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7-10-2015, 11:16

The Fourth Century to the Macedonian Conquest

The preceding discussion has identified a number of key trends in the evolution of the Greek perception of Egypt all of which were developed considerably in later texts, sometimes in startling directions. A particularly intriguing offshoot of the abiding admiration for the wisdom of the Egyptians is the role which ideas about the high quality of Egyptian institutions came to occupy in discussions of the nature and proper form of the state. This line of enquiry is particularly associated in the fourth century with Plato and Aristotle, though in their case they take very different directions.

Plato makes several references to Egyptian institutions, the most interesting being his comments in Timaios 21 dff.. Here Plato describes a probably fictitious visit by Solon to the Saite nome where the main goddess was Athena (i. e. the Egyptian goddess Neith) and whose inhabitants claimed kinship to Athens. Solon questioned priests there who proved to be vastly more learned than he and informed him that the Greeks were nowhere nearly as ancient a people as the Egyptians, the priest showing in the bygoing (22c) the usual commendable knowledge of Greek mythology. The unparalleled continuity of Egyptian culture meant that Egyptian records went back a very long way, and on this basis the priest then claimed that the Egyptian class system had once been established in Athens, that the Egyptians were the first to use shields and spears in Asia, and that Egyptian wisdom, in general, was of great antiquity. At Statesman 290 d-e, in the context of a broader discussion of the relationship between priesthood and kingship, Plato points out that in Egypt no king could rule without being a priest, an observation which is basically correct. The Egyptian class system was also a matter of interest to Aristotle (Politics 7.10) who argued that their example should be followed wherever possible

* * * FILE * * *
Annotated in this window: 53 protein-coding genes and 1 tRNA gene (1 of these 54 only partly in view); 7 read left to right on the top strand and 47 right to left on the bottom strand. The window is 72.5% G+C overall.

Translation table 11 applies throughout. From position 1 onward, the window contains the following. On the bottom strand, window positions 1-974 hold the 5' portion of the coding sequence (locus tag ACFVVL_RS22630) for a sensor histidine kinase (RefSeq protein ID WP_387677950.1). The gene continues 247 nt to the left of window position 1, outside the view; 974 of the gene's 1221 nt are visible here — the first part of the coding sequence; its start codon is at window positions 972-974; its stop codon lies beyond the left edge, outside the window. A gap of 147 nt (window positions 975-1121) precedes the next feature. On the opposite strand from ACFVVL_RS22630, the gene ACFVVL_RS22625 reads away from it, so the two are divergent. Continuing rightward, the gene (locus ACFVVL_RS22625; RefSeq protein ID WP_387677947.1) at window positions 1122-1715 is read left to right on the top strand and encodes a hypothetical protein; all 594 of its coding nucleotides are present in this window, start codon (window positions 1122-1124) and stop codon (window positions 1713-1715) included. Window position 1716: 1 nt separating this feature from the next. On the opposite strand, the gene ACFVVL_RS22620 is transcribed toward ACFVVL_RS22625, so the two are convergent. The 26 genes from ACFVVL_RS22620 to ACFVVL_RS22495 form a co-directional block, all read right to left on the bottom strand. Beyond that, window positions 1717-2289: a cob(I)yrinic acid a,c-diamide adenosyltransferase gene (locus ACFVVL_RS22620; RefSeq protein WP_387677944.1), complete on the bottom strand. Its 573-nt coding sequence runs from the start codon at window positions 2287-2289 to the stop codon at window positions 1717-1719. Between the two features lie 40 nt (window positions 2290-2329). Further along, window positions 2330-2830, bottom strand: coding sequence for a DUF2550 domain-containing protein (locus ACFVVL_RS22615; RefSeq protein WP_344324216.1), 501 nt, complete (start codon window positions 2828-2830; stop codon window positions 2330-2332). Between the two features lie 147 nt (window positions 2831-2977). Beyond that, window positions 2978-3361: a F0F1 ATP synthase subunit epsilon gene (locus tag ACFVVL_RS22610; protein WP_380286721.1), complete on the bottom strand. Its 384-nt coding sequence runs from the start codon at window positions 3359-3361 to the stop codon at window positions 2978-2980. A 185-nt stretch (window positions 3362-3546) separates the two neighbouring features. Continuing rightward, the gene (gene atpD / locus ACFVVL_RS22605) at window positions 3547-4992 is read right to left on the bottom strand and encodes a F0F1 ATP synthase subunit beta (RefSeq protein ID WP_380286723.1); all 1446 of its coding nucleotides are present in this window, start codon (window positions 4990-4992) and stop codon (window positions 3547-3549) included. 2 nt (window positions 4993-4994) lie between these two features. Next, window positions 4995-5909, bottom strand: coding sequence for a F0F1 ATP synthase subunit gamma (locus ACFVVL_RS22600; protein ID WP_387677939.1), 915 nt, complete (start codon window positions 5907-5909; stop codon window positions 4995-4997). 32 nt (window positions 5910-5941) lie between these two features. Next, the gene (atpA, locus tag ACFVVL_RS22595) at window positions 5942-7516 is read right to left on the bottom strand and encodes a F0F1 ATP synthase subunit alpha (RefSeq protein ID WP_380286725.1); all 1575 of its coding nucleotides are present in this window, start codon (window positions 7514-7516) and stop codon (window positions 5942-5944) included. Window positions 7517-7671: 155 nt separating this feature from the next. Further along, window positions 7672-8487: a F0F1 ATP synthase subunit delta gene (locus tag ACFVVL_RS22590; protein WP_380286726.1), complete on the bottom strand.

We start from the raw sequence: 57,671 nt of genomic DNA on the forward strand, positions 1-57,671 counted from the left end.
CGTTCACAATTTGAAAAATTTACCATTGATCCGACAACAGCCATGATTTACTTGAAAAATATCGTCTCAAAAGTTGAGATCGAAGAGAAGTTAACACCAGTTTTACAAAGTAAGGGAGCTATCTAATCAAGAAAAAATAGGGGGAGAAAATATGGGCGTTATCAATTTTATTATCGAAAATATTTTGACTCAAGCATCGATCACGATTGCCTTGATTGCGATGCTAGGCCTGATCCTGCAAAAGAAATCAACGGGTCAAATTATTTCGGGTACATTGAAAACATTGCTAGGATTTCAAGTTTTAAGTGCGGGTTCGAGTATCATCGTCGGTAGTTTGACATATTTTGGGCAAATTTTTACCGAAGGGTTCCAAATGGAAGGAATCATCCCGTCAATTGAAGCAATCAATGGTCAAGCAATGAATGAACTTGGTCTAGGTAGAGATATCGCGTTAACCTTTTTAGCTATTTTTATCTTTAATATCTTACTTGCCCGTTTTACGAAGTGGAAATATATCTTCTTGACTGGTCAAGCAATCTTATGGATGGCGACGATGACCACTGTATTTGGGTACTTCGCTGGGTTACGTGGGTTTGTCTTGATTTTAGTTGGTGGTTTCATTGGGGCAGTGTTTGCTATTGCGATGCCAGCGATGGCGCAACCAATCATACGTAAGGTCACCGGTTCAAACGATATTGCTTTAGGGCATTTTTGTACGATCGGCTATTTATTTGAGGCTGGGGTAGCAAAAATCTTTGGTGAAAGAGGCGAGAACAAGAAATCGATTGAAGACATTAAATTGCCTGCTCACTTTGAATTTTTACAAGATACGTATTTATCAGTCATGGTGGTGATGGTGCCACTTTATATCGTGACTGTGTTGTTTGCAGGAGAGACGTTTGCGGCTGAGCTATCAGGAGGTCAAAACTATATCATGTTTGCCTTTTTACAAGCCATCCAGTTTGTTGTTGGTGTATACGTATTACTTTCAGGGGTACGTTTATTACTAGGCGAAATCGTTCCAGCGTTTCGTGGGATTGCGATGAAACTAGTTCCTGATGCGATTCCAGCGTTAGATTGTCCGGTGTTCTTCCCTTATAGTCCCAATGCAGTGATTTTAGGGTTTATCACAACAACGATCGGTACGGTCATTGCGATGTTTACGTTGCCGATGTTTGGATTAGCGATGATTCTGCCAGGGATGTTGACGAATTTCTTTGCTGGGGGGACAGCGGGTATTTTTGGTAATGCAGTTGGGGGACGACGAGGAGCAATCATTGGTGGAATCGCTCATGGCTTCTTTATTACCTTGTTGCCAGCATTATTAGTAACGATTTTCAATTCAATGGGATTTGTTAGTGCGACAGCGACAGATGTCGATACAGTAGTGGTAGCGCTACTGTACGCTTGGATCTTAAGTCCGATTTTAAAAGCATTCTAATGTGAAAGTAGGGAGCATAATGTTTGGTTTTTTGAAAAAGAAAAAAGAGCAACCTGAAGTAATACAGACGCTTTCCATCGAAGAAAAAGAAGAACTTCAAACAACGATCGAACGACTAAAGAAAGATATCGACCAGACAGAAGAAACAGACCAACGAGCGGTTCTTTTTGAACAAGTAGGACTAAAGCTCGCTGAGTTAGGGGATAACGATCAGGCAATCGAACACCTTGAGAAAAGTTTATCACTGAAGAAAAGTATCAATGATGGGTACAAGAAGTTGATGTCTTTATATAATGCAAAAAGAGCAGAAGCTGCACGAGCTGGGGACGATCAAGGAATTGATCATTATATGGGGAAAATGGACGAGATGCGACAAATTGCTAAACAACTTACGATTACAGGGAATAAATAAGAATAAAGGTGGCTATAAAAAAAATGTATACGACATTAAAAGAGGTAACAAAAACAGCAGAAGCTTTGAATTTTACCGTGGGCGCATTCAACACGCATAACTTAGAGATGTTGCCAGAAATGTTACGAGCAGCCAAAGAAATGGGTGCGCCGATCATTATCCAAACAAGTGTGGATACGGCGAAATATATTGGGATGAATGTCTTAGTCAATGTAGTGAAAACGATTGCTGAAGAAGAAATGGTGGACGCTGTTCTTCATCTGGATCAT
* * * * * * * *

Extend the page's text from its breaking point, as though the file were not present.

A particularly interesting offshoot of these debates is Egypt’s conversion by some writers into an ideal or even utopian state, held up as an example to all and, as such, conceptually akin to the model government systems appearing in Plato’s Republic, Timaeus, and Critias and parodied in Theopompos’ Meropis. The clearest surviving example of this phenomenon is the Busiris of Isokrates (436-338 bc) (Livingstone 2001) produced as a riposte to an earlier discussion of the contemporary writer Polykrates who had presented a negative picture of the Egyptian king Busiris, a ruler normally given a bad press in Greek tradition. Isokrates’ portrait could hardly be more different. He begins his account by insisting on Busiris’ noble ancestry, asserting that his father was Poseidon and his mother Libya, daughter of Epaphos, son of Zeus. Busiris, wishing to leave behind an eternal monument to his valor, embarked on the conquest of many peoples and eventually established himself as king in Egypt which he considered by far the best place of residence. This development gave Isokrates the opportunity to present Egypt as ideal both in its geographical endowments and in its institutions: it had the best climate and the best agriculture, benefiting greatly from the Nile which conferred major economic benefits and was also excellent for defence. Busiris himself was a wise ruler and ensured that his subjects were well fed. He then divided them into three classes, priests, craftsmen, and warriors, and allocated appropriate numbers of citizens to these classes. These were hereditary in order to guarantee the best possible performance and in Isokrates’ view were an unqualified success. The military system of Sparta was taken from the military caste system in Egypt, but the Spartans had spoiled it by claiming the absolute right to take the property of others. The Egyptians, on the other hand, while not neglecting their own property, did not try to get hold of that of others. If the Egyptian system were adopted properly ‘‘we should all possess our own goods and pass our days in happiness.’’ Busiris exemplified practical wisdom, and he ensured that priests had affluence, self-control, and leisure. As a result they were able to discover excellent drugs which made the Egyptians the healthiest of men. They developed philosophy and operated a system whereby the older men were put in charge of important matters whilst the younger were required to devote themselves to the study of astronomy, arithmetic, and geometry. Isokrates was also able to use Busiris to get round the rather embarrassing practice of animal worship by claiming that Busiris required it as an example of obedience to authority, i. e. it was a matter of discipline. More general comments are also made: fear of the gods had a civilizing influence in Egypt, and the Egyptians believed in swift punishment for misdeeds; Pythagoras studied their religion, and brought back to Greece the results, thereby acquiring a great reputation.